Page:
Microsoft Office Tutorials and References
In Depth Information
Creating a Query with the Simple Query Wizard
Now that you have the hang of what a query is, you’re probably ready for
more: getting summary data out of a query, sorting the results, limiting
results with criteria, and so on. Read on!
Creating a Query with the Simple Query Wizard
The Simple Query Wizard does a great deal of the work of creating a query
for you. It’s most useful when you want to use fields from different tables
and when you want a query that summarizes your data by calculating totals.
The Simple Query Wizard gives you the option of creating a summary query
or a detail query. A detail query lists every record that meets your criteria. A
summary query (also called a totals query) performs calculations on your data
to summarize it. You can create a summary query if the fields you choose for
the query include both of the following:
A field with values
A field with repetitions or a field with dates, used to group the values
A summary query gives you the option of totaling (summing), averaging, or
counting the number of values in a field, or finding the minimum or
maximum value in a field. A summary query creates new calculated fields that
you can use in other queries or in reports.
Need an example? Here’s one: If you have a field that lists the amount spent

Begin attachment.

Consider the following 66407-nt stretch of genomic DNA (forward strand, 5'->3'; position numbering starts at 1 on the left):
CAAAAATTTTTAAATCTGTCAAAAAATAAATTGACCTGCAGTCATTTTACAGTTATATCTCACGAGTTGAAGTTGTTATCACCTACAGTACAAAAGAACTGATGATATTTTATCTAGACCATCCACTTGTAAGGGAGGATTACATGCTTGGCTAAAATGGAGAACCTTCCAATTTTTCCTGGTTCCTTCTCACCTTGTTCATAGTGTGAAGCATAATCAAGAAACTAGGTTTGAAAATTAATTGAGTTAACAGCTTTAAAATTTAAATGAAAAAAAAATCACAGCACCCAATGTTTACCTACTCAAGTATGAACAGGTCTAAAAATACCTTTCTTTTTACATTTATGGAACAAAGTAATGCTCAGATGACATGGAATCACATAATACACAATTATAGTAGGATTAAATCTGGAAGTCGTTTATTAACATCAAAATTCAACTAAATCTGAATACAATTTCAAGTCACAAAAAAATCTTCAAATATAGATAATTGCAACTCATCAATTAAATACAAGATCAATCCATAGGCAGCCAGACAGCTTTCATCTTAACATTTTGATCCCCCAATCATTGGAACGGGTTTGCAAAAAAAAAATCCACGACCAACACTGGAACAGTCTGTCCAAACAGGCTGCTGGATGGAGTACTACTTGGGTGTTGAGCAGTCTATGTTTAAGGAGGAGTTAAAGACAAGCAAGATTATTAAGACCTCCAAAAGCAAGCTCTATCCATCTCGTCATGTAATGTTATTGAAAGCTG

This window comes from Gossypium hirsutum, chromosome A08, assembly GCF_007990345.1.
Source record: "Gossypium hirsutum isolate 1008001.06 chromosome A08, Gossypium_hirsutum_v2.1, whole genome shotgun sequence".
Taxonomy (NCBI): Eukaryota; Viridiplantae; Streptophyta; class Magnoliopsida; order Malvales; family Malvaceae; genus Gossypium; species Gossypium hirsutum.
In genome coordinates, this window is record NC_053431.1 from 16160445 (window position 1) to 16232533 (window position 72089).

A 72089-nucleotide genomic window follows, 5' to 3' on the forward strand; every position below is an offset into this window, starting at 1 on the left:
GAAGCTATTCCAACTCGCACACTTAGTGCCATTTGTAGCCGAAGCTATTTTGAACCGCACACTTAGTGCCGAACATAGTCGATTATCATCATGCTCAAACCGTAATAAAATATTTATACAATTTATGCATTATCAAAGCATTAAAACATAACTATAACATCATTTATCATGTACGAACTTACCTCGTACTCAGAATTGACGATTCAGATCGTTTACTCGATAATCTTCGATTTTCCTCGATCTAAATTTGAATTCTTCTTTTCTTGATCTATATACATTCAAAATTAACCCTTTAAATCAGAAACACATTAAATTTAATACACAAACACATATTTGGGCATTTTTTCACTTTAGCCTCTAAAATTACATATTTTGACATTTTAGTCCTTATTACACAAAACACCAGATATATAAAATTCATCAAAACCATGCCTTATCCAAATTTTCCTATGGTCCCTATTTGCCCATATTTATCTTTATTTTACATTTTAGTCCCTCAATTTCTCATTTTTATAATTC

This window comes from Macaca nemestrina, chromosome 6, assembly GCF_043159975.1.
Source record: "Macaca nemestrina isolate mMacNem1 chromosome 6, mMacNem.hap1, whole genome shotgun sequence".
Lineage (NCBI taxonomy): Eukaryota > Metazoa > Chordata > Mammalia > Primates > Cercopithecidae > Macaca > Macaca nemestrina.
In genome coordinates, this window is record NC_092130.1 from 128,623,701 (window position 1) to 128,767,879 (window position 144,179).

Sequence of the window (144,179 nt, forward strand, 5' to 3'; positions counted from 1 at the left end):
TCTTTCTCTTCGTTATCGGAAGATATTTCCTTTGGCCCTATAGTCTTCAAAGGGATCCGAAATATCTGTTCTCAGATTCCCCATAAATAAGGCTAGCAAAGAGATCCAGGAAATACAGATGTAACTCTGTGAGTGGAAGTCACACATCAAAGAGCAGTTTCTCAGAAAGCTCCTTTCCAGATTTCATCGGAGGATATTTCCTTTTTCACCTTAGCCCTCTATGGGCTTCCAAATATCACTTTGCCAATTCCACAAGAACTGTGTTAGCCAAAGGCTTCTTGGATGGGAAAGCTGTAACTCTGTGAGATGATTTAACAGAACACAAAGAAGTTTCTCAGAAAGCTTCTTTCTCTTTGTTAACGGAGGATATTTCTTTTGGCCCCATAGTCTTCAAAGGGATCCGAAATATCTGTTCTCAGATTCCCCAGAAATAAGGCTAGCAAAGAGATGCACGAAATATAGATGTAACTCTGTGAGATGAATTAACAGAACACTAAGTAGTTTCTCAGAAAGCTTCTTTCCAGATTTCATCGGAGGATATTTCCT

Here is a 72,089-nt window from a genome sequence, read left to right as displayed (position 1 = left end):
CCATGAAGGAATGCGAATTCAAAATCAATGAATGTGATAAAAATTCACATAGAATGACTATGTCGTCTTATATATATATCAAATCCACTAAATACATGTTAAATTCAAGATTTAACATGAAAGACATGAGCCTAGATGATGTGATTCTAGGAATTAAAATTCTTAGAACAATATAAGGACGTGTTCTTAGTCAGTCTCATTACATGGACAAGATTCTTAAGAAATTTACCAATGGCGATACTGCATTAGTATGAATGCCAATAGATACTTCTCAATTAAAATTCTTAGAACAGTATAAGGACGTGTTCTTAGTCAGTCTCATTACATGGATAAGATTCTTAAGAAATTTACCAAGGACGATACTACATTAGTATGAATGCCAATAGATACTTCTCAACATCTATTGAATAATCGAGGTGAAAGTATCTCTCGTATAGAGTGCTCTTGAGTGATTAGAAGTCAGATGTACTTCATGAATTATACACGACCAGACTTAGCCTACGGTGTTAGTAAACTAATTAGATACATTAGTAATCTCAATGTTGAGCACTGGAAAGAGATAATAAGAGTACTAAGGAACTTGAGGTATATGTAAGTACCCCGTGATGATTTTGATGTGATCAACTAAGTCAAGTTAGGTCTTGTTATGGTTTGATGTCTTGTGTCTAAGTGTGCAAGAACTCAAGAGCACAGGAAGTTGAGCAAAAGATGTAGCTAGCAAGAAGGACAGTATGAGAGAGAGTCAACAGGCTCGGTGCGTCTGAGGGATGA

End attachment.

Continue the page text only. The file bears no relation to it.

and a field that lists the dates on which the money was spent, the Simple
Query Wizard creates a summary query for you that sums the amount spent
by date. Pretty neat, huh?
Ready to give the Simple Query Wizard a spin? Just follow these steps to use
the wizard to create a query:
1. Click the Query Wizard button on the Create tab of the Ribbon.
2. Select Simple Query Wizard in the New Query dialog box and then
click OK.
Access displays the first window of the Simple Query Wizard, shown in
Figure 1-4.
3. From the Tables/Queries drop-down menu, choose the first table or
query that contains fields you want to use in this query.
Many queries are based on tables, but you also have the option of
basing a query on another query. Maybe you’ve already created a query
to select sales data only from 2013. Now, without modifying the original
query, you want to create a query that lists 2013 sales by state or limits
the analysis to just a few salespeople.
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